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Criticism of Hilditch gains ground after Argus report

August 20, 2011 - Sydney

Now with the Argus review out in the public domain, the criticism and assessment of outgoing chairman of selectors Andrew Hilditch is gaining ground.

According to The Sydney Morning Herald, the kindest assessments of Hilditch paint him as an intelligent but busy man who is uncomfortable in the spotlight and struggled to keep his finger on the pulse of Australian cricket.

More brutal assessments accuse him and his colleague, Greg Chappell, of incoherent selection policies and bafflingly poor communication.

So the story goes, Hilditch recently phoned a member of team management in Sri Lanka to inform him Aaron Finch would be left out of the Twenty20 team. When Hilditch was asked why, he said the selectors felt Shaun Marsh was a better proposition against the destructive fast bowler Lasith Malinga. Malinga, however, was injured, and had been publicly ruled out of the series.

The exchange suggests a scarcely believable lack of awareness, and while cricket insiders laugh in telling the story, its theme is a common one when the topic of selection is raised.

Dissatisfaction with feedback from the selectors was a striking feature of the review, and players who did speak to Hilditch often felt he had little grasp of their domestic performances.

One experienced batsman was told he could enhance his prospects by opening the batting for his state, but had been doing just that for some time. Others were sent back to state cricket, never to hear from the selectors again.

This contrasts with recent insights from England's Stuart Broad on his side's rise to No.1.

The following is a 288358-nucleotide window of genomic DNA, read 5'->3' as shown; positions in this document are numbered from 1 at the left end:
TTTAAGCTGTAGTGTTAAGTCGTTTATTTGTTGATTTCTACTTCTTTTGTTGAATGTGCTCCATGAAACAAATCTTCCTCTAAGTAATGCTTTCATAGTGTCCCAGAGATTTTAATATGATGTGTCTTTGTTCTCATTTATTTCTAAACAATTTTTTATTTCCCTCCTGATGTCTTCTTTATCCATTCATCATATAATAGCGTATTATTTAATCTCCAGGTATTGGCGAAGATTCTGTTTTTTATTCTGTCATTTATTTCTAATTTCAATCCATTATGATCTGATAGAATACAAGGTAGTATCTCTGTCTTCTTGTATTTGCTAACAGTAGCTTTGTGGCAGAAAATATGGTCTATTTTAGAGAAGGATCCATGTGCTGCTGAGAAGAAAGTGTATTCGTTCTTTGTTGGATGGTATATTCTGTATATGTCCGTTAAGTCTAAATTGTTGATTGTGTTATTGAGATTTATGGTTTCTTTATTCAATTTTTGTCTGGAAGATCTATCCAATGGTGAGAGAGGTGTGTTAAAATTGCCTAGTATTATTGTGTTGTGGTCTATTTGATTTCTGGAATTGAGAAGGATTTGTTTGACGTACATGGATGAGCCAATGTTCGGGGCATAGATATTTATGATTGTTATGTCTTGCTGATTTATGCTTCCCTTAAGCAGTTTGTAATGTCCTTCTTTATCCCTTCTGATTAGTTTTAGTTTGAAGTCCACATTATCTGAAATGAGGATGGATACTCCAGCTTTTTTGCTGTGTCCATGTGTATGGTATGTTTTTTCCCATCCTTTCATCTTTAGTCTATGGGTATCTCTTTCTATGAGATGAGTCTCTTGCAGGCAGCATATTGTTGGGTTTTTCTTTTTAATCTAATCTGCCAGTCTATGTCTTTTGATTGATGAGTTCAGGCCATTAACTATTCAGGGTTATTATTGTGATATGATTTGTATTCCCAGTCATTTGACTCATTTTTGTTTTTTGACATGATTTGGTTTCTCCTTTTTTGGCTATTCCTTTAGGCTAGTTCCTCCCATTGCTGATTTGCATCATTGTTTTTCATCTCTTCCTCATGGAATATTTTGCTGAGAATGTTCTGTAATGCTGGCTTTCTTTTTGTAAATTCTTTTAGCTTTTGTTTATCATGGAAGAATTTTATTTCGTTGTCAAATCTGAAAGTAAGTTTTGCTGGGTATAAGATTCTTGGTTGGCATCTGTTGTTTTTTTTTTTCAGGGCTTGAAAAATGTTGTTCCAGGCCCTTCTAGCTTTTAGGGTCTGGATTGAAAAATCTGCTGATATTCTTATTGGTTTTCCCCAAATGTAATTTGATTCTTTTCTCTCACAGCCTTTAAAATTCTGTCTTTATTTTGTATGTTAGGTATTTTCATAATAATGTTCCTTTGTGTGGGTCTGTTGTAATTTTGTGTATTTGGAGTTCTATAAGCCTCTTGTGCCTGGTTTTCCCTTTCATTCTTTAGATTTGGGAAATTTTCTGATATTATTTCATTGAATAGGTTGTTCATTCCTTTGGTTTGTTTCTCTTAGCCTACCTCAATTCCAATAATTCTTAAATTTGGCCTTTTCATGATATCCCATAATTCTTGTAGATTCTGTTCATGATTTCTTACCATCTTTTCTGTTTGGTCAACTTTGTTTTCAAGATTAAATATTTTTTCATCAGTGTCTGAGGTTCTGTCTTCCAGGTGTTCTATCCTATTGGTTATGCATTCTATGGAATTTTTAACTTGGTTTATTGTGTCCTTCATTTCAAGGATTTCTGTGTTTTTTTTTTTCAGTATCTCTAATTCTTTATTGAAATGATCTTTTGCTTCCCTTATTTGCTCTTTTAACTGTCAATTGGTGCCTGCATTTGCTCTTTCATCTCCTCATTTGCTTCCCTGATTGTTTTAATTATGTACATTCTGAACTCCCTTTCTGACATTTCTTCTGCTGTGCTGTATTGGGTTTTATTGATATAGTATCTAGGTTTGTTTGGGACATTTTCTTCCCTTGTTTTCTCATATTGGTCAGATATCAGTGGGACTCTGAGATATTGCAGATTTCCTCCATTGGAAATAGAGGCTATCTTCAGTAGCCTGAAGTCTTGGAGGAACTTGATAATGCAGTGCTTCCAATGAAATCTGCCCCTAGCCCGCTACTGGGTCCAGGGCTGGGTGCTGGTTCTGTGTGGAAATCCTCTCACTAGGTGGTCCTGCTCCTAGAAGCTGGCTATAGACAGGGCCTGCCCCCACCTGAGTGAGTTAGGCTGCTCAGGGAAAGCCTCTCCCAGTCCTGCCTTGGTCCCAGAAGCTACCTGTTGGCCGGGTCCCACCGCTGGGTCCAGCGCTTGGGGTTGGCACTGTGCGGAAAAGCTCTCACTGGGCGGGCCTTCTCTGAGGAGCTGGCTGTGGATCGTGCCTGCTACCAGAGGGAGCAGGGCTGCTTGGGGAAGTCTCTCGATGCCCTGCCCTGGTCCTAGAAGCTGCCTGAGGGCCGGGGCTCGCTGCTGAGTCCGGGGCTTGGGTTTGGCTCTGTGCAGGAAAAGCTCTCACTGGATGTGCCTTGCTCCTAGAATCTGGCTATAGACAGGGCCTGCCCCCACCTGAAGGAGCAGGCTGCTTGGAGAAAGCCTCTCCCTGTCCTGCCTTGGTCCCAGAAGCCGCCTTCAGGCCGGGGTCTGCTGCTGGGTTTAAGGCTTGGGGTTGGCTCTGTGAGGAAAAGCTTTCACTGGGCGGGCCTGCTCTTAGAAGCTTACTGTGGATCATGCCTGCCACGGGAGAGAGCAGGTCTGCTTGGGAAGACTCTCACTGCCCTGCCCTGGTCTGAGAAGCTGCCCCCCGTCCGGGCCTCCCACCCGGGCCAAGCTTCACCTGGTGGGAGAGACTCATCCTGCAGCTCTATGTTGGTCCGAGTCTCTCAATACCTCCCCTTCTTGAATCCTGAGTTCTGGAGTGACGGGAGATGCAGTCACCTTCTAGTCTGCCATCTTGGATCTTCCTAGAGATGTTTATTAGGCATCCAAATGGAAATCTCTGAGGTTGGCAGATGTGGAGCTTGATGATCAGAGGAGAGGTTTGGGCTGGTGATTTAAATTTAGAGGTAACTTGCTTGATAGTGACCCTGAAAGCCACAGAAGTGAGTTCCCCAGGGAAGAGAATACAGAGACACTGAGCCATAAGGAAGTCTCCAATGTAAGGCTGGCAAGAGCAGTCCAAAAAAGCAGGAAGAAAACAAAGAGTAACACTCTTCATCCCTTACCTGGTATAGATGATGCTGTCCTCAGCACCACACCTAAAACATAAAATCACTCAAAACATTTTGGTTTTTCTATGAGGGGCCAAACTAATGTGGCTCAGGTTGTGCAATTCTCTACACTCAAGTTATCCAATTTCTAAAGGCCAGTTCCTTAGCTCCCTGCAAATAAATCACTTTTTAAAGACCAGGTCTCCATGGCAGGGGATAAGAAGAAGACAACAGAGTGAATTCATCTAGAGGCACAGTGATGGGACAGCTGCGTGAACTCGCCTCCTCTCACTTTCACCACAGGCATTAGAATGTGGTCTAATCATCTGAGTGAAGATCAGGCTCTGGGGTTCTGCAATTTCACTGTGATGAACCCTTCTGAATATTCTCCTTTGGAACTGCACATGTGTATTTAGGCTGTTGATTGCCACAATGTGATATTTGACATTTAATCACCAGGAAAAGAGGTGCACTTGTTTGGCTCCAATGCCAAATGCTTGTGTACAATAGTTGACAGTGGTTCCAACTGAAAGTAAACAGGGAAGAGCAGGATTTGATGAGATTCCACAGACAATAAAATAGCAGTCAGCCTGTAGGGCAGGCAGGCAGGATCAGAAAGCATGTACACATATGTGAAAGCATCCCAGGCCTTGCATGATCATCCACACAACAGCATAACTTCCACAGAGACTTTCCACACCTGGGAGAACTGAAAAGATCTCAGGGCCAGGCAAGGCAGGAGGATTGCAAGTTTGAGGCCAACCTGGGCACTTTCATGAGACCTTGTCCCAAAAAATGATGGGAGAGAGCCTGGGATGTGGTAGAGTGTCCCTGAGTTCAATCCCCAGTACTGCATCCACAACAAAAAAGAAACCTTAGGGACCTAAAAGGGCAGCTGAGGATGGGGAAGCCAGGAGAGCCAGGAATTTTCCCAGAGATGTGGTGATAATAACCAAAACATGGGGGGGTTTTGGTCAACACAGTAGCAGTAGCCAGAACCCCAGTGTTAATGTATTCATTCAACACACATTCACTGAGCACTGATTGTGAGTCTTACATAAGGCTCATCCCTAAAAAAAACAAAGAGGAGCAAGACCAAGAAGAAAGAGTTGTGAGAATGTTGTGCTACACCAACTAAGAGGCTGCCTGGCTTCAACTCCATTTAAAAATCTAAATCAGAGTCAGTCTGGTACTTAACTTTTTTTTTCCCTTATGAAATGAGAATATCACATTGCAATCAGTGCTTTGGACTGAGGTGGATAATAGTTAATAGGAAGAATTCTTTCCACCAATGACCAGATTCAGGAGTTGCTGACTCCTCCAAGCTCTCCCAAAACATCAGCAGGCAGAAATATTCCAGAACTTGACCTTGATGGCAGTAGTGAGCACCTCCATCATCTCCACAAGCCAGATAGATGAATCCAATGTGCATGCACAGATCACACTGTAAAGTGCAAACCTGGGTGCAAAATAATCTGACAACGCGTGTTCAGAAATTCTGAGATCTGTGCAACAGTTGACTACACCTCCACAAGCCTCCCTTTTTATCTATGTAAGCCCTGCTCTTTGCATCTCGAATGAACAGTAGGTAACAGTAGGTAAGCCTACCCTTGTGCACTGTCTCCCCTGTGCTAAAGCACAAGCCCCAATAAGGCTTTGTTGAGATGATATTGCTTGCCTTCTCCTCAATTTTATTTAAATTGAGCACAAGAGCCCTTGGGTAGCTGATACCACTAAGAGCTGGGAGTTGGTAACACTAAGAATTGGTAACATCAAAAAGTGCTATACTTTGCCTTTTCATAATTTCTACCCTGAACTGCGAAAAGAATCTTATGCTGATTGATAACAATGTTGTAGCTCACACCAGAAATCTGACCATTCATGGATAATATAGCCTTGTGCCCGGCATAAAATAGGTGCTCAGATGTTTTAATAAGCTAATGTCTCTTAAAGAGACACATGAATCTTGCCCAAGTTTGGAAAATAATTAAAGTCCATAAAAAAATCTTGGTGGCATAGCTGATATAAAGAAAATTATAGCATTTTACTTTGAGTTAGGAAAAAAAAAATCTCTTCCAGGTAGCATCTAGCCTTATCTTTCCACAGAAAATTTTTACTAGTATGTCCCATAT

"Management and selectors are very good at putting faith in the people they believe can do the job and stick with them," Broad wrote in a newspaper column.

"We never have to look over our shoulders but there is no complacency. You are never hung out to dry. If someone is perceived to be needing a spell out of the team, there is no sense that they are being discarded or being banished back to county cricket ... It is made perfectly clear what you need to do to get back," Broad said.

In Australia, Chappell, stripped of his selection role, was widely criticised in interviews, and had become an increasingly powerful figure since returning to Australian cricket.

Having angered India's ageing stars as coach by favouring young players, he was seen as the bad guy in the sacking of Simon Katich. He was also held accountable for weakening the domestic system through the relentless promotion of youth.

One player said this encouraged selfish cricket because he was always peering over his shoulder.

The Argus report calls for a coherent selection policy backed up by "mature conversations", whether players are in or out of the team.

The report said: "It is critical that superior performance is rewarded at all levels. Players must earn their positions in the time-honoured way of making runs, taking wickets and showing that they are ready to play at the next level. At the same time, potential cannot be overlooked: there must be room for some intuition in selections."

The report also said: "Players must be held accountable when they are not performing. They must be given appropriate feedback along the way, including encouragement, acknowledgement of their strengths and full and frank assessments of what they need to improve. This is not the case at present across Australian cricket, or at least not to the desired level."


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